Tuesday, December 05, 2023

Garry Kasparov visits Bobby Fischer's grave

Bobby Fischer's victory over Boris Spassky in their 1972 match in Reykjavik put chess on the front pages of the world's newspapers. And, though Spassky was always his own man, the contest was seen as a symbol of the Cold War.

Fischer never defended his title, and his life was to become a long descent into paranoia. He and Spassky played a second match 20 years after their first - Fischer won this too, but neither player was the force he had been,

The match was played in the short-lived Federal Republic of Yugoslavia, which was under United Nations sporting sanctions. For this reason, the United States issued a warrant for Fischer arrest. He was never to return there.

Eventually it was Iceland that stepped in to offer Fischer asylum, in both senses of the word. He died there in 2008.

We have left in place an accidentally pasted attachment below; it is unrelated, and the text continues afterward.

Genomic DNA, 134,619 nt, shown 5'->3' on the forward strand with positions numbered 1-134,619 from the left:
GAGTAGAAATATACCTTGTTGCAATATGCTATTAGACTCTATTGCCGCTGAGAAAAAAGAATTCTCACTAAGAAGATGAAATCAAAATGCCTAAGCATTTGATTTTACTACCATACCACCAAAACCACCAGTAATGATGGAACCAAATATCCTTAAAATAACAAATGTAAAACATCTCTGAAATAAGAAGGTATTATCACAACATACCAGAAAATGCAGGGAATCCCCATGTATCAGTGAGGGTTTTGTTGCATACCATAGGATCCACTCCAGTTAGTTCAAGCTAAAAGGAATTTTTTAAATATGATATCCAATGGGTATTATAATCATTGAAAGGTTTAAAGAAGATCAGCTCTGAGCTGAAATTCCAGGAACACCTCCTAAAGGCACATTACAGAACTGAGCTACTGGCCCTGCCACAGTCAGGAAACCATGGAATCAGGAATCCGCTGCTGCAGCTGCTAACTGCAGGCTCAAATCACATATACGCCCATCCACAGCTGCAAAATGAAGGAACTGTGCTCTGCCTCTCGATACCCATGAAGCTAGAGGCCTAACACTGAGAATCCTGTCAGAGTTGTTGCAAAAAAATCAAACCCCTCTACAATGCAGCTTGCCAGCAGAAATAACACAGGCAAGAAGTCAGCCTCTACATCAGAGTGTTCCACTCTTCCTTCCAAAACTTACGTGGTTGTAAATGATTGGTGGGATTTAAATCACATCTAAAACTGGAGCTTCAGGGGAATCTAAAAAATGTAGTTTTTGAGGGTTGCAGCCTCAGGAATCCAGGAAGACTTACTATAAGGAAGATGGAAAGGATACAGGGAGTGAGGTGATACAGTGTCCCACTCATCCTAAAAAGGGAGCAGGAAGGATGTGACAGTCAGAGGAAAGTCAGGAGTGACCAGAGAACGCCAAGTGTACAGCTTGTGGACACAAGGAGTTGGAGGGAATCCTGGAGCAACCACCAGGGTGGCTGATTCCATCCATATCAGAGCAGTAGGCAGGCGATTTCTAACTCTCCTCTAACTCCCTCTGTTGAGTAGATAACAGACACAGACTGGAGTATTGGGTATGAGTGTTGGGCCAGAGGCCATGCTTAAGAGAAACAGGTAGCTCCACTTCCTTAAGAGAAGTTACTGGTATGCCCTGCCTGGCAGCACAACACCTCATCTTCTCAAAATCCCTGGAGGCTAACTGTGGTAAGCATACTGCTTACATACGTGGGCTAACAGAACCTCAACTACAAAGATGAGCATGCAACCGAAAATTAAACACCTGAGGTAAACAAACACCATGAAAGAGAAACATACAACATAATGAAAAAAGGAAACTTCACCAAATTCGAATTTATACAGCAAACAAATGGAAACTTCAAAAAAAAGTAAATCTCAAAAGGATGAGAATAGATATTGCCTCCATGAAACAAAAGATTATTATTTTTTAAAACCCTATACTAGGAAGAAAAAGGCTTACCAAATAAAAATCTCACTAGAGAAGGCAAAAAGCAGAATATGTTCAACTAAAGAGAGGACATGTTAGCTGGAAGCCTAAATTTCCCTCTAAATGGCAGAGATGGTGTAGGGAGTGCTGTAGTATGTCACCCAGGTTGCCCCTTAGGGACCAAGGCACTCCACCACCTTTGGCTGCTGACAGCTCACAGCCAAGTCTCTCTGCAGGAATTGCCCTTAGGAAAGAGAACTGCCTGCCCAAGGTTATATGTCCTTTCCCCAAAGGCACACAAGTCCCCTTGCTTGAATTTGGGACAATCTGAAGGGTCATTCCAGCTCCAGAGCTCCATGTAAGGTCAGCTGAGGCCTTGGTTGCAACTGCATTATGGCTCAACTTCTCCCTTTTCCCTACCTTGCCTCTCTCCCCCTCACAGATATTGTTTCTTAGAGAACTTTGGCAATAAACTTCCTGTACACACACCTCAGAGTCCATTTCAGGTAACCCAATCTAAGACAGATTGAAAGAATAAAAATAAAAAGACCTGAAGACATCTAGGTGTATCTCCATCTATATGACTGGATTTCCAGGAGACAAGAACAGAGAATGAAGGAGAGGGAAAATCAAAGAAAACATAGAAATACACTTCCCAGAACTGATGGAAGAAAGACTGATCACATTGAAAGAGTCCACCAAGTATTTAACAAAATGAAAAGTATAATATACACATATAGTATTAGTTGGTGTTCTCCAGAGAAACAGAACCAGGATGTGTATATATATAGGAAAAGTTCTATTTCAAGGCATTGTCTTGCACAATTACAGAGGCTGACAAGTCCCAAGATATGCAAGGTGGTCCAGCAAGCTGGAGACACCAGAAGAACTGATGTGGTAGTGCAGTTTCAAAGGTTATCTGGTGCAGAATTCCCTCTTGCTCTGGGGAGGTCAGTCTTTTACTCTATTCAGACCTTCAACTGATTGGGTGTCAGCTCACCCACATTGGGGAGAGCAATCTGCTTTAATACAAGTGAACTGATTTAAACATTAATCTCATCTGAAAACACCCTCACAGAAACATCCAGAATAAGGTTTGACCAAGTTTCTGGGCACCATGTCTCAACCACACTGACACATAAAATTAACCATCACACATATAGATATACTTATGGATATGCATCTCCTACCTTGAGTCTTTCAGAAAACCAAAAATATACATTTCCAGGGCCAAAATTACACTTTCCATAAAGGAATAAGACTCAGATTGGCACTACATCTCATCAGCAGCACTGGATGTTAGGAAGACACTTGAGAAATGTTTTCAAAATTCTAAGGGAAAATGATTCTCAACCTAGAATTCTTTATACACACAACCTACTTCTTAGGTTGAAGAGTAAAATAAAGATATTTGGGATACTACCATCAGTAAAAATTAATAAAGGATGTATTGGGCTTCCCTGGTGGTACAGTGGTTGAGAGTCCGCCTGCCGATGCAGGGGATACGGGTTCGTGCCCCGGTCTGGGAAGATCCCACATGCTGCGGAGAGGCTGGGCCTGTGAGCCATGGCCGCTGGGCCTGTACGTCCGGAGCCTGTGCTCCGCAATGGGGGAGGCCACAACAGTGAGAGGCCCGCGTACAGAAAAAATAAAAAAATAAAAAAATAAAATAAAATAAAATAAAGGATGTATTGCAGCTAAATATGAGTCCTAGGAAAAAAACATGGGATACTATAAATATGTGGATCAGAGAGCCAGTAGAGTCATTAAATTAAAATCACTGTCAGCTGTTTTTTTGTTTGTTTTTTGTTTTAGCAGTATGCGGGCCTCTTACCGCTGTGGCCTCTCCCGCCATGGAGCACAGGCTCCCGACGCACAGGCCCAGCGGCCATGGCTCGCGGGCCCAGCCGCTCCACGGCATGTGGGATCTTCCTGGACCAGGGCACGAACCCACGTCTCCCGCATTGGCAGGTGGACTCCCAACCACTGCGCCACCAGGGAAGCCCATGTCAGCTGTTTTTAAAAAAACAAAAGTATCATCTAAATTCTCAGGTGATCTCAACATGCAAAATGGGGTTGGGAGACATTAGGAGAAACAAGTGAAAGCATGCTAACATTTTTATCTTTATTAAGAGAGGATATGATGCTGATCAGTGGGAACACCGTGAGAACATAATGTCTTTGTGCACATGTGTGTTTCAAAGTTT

This film shows a later world champion, Garry Kasparov. visiting Fischer's grave. 

Writing this, I realise that these two players represent two strikingly different kinds of chess genius. 

Fischer's play was so clear and logical that he made you feel that you could play that way too, whereas Kasparov's brilliant sacrifices seemed to come out of a clear blue sky. You had to play over his games more than once to work out what had happened.

Kasparov held the world title for 15 years, which is one reason I rank him above Fischer. But I wonder if their two different kinds of genius can be found in other fields - the arts as well as sport?

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